Dedicated to historic railroad passenger depots in the U.S.


Over 8,750 surviving depots are plotted on dynamic Google maps.

Over 6,200 high quality depot photos are available - over 70% of the U.S. total -
accessible by clicking on map markers, or by State and Railroad groupings.  

Need help finding depots? Maybe the maps on this website will help. This site contains maps of the 48 contiguous U.S. states, with over 9,000 markers indicating the locations of historic railroad depots. If you're taking a trip by car check these maps first - you'll be able to determine what depots are located along your route.

Put the cursor over a State's name to see how many photos are available. Click on the State's name to view the map for that State with markers showing the locations of the depots. Clicking on a marker displays a thumbnail image with some basic information on that depot. Click on the thumbnail image to view a larger photo of the depot.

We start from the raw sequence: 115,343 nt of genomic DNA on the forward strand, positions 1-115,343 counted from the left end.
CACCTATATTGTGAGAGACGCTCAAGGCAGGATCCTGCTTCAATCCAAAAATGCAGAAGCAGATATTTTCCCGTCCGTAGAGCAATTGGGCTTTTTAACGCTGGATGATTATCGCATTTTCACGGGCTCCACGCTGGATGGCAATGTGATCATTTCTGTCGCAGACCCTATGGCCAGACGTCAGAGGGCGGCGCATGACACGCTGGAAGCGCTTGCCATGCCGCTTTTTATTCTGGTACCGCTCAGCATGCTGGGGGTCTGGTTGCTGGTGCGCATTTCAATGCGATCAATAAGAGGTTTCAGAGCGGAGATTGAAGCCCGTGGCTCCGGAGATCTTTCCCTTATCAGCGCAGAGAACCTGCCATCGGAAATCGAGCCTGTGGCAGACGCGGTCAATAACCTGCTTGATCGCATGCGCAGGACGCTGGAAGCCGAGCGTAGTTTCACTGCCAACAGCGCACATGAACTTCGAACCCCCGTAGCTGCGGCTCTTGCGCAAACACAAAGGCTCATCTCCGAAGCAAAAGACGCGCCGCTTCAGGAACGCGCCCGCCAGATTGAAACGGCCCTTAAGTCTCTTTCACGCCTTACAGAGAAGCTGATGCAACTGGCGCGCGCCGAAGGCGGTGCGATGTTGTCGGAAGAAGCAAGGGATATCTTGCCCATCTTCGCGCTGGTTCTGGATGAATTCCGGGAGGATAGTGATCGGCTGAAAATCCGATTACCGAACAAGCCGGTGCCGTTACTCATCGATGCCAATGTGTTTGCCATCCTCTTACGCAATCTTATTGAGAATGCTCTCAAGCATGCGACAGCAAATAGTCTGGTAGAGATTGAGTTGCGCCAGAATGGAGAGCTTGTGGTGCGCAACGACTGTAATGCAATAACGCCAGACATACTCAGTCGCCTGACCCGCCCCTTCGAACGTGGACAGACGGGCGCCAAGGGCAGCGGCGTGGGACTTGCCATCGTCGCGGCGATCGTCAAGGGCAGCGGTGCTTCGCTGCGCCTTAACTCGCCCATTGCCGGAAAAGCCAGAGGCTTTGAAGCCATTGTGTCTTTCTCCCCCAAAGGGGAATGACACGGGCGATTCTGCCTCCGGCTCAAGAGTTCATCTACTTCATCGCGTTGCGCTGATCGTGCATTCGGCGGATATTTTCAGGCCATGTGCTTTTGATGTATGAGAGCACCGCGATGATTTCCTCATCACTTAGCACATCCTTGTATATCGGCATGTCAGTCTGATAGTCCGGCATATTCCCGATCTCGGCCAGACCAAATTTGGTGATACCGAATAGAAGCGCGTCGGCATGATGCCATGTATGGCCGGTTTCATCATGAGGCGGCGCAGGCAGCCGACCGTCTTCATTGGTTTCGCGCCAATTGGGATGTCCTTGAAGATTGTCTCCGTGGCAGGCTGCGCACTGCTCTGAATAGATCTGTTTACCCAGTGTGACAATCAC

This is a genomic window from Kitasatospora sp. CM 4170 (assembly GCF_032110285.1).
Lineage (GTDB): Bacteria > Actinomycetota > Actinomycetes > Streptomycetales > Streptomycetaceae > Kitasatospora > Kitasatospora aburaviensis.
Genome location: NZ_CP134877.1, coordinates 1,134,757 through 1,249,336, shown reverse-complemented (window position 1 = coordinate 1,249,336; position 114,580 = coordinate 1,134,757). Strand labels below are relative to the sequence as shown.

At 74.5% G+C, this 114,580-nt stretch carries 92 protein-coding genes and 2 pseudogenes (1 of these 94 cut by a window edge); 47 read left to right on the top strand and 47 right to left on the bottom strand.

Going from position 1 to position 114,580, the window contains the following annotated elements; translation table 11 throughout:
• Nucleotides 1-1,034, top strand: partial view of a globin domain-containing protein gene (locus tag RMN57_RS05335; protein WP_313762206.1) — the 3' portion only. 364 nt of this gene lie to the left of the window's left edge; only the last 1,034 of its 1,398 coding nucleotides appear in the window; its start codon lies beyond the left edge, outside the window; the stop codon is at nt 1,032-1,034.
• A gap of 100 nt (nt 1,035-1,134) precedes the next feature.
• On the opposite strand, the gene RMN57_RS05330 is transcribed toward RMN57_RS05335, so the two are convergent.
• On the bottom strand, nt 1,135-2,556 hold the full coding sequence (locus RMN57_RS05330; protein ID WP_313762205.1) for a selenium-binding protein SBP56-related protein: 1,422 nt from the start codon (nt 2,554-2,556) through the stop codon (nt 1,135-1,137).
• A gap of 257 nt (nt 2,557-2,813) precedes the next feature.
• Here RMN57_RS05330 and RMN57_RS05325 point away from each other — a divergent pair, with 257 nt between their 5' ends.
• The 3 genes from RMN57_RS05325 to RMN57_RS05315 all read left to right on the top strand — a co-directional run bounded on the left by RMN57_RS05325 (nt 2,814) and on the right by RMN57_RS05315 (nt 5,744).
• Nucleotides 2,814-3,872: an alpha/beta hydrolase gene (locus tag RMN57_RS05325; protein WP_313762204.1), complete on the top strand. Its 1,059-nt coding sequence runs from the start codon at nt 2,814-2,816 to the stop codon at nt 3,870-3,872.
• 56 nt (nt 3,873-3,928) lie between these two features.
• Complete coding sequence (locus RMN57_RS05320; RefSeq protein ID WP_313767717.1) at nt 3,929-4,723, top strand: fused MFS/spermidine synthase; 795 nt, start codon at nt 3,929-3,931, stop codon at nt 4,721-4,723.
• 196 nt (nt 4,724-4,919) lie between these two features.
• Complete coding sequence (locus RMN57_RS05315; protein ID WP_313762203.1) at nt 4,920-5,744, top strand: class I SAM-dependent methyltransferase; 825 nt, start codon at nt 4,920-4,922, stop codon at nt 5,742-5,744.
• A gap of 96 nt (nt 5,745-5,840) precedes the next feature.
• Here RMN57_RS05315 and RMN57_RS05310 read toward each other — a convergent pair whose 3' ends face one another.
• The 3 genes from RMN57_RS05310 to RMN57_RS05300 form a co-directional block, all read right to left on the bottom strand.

The following icons link to other areas of DepotMaps that may be of interest to you.
 


Depots by Railroad

  State Statistics


 Recent Photo Contributions

James Burt - IL
Fred Heggi - PA
Deb DeSantis - PA
Scott Peterson - WI

_____________________________________ Major Contributors _____________________________________

John Jones Fred Heggi Jack Marshall Ron Reiring
Jim Spears Deb DeSantis Louis Van Winkle James Burt
Jimmy Emerson John Montgomery Mark Hinsdale Dale Anderson
Stephen Rowe James Lowman John Matrow Roger Daniels
Teresa Rogers Earl Leatherberry Robert English Jeff Borne

Motivation for these Maps

My depot mapping project began as a way to display the pictures I've taken of passenger train stations. During the early phase of my depot-hunting exploits I simply visited towns to see if I could locate a depot. While I found this an interesting "treasure hunt", it did result in a lot of wasted time and gas!